If you’ve been scrolling through Twitter, Instagram, or Facebook this week, chances are you have seen photographs of your friends looking older, younger, or even changing in gender overnight.
The app they are using, FaceApp, has been enjoying a boost in popularity this week and counts celebrities such as Drake and Gordon Ramsey among its 80 million users.
This week, it overtook Instagram and Whatsapp on the Apple App Store's top chart as the most downloaded app, prompting CEO Yaroslav Goncharov to post on Facebook: "Change, it's nice."
But many users on social media have raised concerns surrounding privacy and facial recognition — do these concerns have any basis?
What is FaceApp?
FaceApp was founded in 2017 by Wireless Lab, a company based in St Petersburg, Russia. That year, the app was widely criticized for “racist” selfie filters; an option labelled as “hot” seemingly lightened users’ skin tones.
A few months later, users were outraged to see that the app had introduced a series of “ethnicity change” filters, where users could alter photos to appear “black,” “Indian,” or “Asian.”
Two years on, the app was back in the spotlight and some social media users were wondering why it has gone viral, seemingly out of nowhere.
One rumour that was circulating alleged the app may be grabbing users’ photos from their phones and uploading them to the FaceApp server without asking.
While there is as yet no evidence to support these claims, people took to Twitter to voice concerns.
The policy highlights that the purpose of this is to “measure traffic and usage trends for the Service,” and reiterates that "we will not rent or sell your information to third parties outside FaceApp.”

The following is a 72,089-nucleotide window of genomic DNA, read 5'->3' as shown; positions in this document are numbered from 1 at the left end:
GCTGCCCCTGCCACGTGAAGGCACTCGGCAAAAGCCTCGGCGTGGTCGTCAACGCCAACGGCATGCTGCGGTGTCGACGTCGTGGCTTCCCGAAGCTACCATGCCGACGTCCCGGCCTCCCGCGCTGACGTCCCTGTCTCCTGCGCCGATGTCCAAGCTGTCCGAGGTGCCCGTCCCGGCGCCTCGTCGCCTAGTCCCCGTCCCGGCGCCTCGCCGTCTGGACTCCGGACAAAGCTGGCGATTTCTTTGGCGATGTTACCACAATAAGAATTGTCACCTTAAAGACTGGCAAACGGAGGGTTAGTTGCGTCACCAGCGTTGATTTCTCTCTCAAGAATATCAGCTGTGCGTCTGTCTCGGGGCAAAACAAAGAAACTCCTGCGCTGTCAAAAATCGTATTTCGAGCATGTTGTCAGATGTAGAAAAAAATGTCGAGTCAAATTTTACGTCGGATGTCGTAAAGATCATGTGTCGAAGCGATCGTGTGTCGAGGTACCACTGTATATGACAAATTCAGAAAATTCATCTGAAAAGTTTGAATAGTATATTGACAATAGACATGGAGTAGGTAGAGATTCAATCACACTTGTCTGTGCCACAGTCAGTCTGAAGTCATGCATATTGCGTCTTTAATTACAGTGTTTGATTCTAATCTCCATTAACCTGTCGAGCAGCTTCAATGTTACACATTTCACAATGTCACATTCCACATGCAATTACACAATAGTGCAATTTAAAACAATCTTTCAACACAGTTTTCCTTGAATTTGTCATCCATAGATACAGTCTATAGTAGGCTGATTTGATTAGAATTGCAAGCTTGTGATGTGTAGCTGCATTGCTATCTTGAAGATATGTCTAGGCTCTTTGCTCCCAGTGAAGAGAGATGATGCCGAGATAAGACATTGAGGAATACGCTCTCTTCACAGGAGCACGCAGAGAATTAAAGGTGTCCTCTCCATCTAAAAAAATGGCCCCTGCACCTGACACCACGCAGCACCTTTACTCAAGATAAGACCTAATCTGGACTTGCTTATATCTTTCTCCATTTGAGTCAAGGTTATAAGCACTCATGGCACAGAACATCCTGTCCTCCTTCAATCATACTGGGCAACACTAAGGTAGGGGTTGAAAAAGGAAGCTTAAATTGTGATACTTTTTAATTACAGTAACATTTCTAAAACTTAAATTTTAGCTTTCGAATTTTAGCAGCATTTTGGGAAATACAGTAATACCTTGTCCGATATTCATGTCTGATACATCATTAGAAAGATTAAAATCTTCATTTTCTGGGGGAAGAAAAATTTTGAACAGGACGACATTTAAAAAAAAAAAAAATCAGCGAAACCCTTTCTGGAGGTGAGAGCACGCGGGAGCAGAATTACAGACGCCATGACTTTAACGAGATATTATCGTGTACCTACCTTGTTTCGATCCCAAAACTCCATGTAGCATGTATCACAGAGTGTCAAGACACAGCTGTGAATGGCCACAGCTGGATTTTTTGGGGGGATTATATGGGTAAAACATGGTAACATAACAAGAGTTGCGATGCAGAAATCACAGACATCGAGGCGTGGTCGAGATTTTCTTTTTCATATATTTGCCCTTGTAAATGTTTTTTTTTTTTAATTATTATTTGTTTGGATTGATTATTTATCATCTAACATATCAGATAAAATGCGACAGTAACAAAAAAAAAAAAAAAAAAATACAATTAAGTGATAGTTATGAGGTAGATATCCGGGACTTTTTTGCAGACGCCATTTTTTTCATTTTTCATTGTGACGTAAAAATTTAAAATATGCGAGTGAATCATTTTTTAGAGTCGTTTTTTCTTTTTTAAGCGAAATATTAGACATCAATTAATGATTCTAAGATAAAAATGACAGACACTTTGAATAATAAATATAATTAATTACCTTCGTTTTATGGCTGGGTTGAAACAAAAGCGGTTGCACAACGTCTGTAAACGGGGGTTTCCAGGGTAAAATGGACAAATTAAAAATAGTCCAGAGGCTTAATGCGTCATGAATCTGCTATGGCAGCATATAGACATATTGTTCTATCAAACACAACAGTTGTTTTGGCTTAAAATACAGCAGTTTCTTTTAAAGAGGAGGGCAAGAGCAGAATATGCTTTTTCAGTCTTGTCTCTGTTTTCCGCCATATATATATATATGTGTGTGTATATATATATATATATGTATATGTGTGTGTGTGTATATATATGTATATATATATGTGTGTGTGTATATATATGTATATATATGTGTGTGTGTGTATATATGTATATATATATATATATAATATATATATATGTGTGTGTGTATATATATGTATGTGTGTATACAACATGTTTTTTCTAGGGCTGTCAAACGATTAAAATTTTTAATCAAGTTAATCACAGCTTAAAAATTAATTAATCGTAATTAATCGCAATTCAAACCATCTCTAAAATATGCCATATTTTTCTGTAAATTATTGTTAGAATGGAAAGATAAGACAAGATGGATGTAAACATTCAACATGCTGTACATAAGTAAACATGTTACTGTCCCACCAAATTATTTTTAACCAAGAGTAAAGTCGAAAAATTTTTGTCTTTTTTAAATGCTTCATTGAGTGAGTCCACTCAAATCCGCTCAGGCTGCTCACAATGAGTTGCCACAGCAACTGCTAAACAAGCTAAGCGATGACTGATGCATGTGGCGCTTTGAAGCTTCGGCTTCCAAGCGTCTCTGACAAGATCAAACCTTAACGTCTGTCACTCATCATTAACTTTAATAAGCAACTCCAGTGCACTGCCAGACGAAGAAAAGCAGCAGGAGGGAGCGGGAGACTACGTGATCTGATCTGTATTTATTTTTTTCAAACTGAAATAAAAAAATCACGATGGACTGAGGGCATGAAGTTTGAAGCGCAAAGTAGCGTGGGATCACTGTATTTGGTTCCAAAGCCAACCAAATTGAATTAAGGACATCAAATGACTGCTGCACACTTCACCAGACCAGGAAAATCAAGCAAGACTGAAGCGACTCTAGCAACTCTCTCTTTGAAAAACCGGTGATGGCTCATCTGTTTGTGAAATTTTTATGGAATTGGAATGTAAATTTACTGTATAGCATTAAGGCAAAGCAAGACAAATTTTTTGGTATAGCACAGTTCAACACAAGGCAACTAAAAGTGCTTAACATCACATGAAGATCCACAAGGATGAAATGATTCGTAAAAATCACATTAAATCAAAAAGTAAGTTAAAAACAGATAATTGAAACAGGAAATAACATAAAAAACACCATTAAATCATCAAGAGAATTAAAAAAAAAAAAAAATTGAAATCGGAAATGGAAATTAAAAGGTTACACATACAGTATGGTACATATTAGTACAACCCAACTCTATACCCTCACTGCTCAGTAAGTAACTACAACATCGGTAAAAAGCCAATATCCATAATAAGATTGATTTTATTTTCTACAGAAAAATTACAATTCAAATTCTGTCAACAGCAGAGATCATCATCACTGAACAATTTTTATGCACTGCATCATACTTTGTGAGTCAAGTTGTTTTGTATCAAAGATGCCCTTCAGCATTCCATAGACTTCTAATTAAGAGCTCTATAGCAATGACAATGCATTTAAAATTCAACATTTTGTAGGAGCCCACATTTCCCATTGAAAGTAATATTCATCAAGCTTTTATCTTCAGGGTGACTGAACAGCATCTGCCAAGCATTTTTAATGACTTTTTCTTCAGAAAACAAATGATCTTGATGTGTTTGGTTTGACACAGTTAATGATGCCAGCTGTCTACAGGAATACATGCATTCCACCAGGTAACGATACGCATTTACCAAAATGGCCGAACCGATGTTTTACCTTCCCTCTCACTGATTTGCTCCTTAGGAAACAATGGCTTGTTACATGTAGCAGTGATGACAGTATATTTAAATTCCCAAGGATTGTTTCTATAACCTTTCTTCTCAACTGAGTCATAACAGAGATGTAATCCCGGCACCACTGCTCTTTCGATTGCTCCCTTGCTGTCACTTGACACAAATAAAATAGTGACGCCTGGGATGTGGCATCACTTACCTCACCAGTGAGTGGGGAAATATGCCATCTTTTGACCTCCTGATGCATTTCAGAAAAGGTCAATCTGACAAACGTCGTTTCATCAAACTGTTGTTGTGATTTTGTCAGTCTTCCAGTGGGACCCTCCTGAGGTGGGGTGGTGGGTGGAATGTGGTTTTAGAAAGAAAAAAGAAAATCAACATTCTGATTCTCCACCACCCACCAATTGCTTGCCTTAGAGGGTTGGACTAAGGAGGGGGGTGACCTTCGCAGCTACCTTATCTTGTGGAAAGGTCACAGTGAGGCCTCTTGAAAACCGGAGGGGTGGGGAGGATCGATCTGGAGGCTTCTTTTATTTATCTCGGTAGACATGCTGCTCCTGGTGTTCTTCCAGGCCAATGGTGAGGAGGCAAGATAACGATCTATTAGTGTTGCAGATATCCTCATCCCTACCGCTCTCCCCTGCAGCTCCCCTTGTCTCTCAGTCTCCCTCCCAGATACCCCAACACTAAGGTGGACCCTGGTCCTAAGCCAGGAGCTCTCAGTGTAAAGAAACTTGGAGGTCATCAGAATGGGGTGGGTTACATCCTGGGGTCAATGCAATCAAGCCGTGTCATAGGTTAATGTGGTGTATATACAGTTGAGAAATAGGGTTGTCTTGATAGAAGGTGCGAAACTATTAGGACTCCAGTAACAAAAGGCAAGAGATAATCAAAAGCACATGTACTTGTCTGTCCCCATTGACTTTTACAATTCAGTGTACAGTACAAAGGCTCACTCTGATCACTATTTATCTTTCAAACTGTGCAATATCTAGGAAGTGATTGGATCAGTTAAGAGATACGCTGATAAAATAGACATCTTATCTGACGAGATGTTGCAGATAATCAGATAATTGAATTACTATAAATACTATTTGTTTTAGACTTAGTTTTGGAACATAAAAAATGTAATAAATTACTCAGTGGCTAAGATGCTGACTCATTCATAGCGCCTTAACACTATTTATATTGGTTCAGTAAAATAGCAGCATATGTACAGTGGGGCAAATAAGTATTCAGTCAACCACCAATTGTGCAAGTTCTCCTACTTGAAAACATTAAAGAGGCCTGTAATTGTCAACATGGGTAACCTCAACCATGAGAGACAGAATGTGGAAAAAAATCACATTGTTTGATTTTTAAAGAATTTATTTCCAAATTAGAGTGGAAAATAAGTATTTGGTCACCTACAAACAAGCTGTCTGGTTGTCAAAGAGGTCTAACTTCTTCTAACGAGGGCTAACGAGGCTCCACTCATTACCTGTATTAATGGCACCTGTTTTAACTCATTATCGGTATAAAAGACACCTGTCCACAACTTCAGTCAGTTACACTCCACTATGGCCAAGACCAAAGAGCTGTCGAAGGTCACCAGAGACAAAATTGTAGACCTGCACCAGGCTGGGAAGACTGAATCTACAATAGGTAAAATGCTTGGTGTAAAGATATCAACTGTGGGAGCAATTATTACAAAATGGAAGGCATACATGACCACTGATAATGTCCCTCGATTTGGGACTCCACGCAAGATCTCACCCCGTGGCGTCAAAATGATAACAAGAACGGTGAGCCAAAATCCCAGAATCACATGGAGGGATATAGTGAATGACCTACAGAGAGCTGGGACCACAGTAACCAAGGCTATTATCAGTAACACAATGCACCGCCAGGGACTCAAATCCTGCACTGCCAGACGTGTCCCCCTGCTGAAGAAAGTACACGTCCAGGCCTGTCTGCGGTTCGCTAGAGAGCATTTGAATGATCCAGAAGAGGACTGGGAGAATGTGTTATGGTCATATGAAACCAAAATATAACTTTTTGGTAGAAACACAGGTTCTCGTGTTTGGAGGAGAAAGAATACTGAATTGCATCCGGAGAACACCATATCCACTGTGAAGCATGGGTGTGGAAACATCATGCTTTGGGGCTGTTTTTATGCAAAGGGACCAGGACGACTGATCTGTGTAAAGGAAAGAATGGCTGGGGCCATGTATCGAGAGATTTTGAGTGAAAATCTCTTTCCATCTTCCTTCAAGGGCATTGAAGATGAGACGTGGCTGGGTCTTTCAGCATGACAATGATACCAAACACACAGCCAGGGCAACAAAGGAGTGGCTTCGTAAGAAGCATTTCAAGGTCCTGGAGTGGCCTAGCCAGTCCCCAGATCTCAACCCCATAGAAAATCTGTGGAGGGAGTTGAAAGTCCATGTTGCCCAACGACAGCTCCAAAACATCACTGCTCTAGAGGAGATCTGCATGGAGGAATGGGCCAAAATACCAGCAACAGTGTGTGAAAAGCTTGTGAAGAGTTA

But in the same section it is also written that the app shares information with “third-party organizations that help us provide the Service to you” and deliver targeted ads.
However, he also said: "We don’t have an answer in the how [photos are stored] but we can see that only the photo you are working on is uploaded to their servers.
"They are not uploading the gallery of the user to their server, only the current photo."
However, Robert highlighted that the company is not General Data Protection Regulation (GDPR) compliant, "which is an issue."
GDPR safeguards EU citizens' personal online data. It states that to be able to use an app, an account must be made on the app — FaceApp, however, does not require an account for users to process their pictures.
Furthermore, he flagged concerns over the app's Russian connection. "I would not be surprised if in the future it transpired they harvested/shared this data with Russian authorities for facial recognition state surveillance," he said.
What has FaceApp said?
In a statement to Euronews, FaceApp said that only photos uploaded by the user are sent to the FaceApp cloud, where most of the photo processing for the app is performed.
“We never transfer any other images from the phone to the cloud,” the statement said.
A photo uploaded to the cloud may be stored for reasons of “performance and traffic,” and “most images are deleted from our servers within 48 hours from the upload date.”
The statement reiterated that FaceApp does not “sell or share any user data with any third parties,” adding.
“Even though the core R&D team is located in Russia, the user data is not transferred to Russia,” it added.
FaceApp also commented on concerns that photos from phone galleries were uploaded to their servers after a user granted access to the photos: “We don't do that. We upload only a photo selected for editing.”
To upload or not to upload?
James Whateley, a strategy partner with Digitas UK, weighed in on the issue, telling Euronews: "I just think there's something veering on the dishonest when an app parades itself as a bit of fun, not unlike your average ephemeral Snapchat filter, while quietly removing you of all your rights to your own likeness.
"The terms aren't that dissimilar to the Facebooks and Instagrams of this world but at least with them, you know what you're signing up for.
"With FaceApp, the value 'exchange' is not explicit at all. And there's no opt-out either."
Robert highlighted the danger of uploading photos to any app: "Uploading your face to a random app is a privacy nightmare. People shouldn’t do that."